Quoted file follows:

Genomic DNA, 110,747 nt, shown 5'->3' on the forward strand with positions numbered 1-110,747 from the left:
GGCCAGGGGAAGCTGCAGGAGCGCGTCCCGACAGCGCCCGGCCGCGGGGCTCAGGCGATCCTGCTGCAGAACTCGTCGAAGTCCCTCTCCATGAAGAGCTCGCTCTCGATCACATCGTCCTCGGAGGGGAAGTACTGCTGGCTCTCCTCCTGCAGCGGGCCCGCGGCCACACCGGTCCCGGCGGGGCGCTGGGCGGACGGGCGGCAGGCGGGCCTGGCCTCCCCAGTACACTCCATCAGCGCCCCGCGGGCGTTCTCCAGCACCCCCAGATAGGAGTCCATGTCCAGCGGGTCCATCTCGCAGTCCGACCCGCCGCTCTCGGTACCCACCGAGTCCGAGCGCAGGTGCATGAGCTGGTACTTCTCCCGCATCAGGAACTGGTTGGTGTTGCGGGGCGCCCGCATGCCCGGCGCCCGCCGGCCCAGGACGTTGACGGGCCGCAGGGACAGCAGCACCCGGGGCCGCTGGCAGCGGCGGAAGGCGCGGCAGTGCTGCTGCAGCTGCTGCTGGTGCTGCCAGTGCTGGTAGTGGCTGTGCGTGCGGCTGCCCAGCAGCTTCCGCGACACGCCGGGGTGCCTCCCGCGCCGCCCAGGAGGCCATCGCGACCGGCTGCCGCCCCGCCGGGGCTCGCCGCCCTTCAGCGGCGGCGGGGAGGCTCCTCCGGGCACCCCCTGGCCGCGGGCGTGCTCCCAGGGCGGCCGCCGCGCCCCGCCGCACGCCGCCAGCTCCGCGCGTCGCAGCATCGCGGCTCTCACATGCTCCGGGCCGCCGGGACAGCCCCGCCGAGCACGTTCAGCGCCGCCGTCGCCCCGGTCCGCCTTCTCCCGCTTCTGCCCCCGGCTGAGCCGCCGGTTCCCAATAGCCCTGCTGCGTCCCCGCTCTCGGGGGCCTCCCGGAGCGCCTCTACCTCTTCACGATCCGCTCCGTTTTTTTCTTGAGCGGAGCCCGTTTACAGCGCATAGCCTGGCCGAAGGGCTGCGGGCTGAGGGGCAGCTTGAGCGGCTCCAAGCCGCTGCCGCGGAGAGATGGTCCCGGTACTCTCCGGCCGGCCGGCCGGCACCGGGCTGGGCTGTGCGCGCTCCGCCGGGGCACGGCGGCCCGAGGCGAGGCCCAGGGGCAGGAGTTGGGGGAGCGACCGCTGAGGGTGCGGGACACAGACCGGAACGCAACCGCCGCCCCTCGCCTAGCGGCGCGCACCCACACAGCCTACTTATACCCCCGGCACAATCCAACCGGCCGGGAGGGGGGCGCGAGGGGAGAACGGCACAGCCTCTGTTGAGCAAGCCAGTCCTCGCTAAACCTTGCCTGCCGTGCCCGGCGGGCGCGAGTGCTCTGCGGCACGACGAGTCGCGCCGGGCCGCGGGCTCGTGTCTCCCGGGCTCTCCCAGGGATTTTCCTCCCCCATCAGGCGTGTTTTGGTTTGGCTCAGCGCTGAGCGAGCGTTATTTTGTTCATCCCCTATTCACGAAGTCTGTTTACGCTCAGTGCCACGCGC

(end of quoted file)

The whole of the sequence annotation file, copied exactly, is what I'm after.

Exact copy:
Genomic DNA, 110,747 nt, shown 5'->3' on the forward strand with positions numbered 1-110,747 from the left:
GGCCAGGGGAAGCTGCAGGAGCGCGTCCCGACAGCGCCCGGCCGCGGGGCTCAGGCGATCCTGCTGCAGAACTCGTCGAAGTCCCTCTCCATGAAGAGCTCGCTCTCGATCACATCGTCCTCGGAGGGGAAGTACTGCTGGCTCTCCTCCTGCAGCGGGCCCGCGGCCACACCGGTCCCGGCGGGGCGCTGGGCGGACGGGCGGCAGGCGGGCCTGGCCTCCCCAGTACACTCCATCAGCGCCCCGCGGGCGTTCTCCAGCACCCCCAGATAGGAGTCCATGTCCAGCGGGTCCATCTCGCAGTCCGACCCGCCGCTCTCGGTACCCACCGAGTCCGAGCGCAGGTGCATGAGCTGGTACTTCTCCCGCATCAGGAACTGGTTGGTGTTGCGGGGCGCCCGCATGCCCGGCGCCCGCCGGCCCAGGACGTTGACGGGCCGCAGGGACAGCAGCACCCGGGGCCGCTGGCAGCGGCGGAAGGCGCGGCAGTGCTGCTGCAGCTGCTGCTGGTGCTGCCAGTGCTGGTAGTGGCTGTGCGTGCGGCTGCCCAGCAGCTTCCGCGACACGCCGGGGTGCCTCCCGCGCCGCCCAGGAGGCCATCGCGACCGGCTGCCGCCCCGCCGGGGCTCGCCGCCCTTCAGCGGCGGCGGGGAGGCTCCTCCGGGCACCCCCTGGCCGCGGGCGTGCTCCCAGGGCGGCCGCCGCGCCCCGCCGCACGCCGCCAGCTCCGCGCGTCGCAGCATCGCGGCTCTCACATGCTCCGGGCCGCCGGGACAGCCCCGCCGAGCACGTTCAGCGCCGCCGTCGCCCCGGTCCGCCTTCTCCCGCTTCTGCCCCCGGCTGAGCCGCCGGTTCCCAATAGCCCTGCTGCGTCCCCGCTCTCGGGGGCCTCCCGGAGCGCCTCTACCTCTTCACGATCCGCTCCGTTTTTTTCTTGAGCGGAGCCCGTTTACAGCGCATAGCCTGGCCGAAGGGCTGCGGGCTGAGGGGCAGCTTGAGCGGCTCCAAGCCGCTGCCGCGGAGAGATGGTCCCGGTACTCTCCGGCCGGCCGGCCGGCACCGGGCTGGGCTGTGCGCGCTCCGCCGGGGCACGGCGGCCCGAGGCGAGGCCCAGGGGCAGGAGTTGGGGGAGCGACCGCTGAGGGTGCGGGACACAGACCGGAACGCAACCGCCGCCCCTCGCCTAGCGGCGCGCACCCACACAGCCTACTTATACCCCCGGCACAATCCAACCGGCCGGGAGGGGGGCGCGAGGGGAGAACGGCACAGCCTCTGTTGAGCAAGCCAGTCCTCGCTAAACCTTGCCTGCCGTGCCCGGCGGGCGCGAGTGCTCTGCGGCACGACGAGTCGCGCCGGGCCGCGGGCTCGTGTCTCCCGGGCTCTCCCAGGGATTTTCCTCCCCCATCAGGCGTGTTTTGGTTTGGCTCAGCGCTGAGCGAGCGTTATTTTGTTCATCCCCTATTCACGAAGTCTGTTTACGCTCAGTGCCACGCGC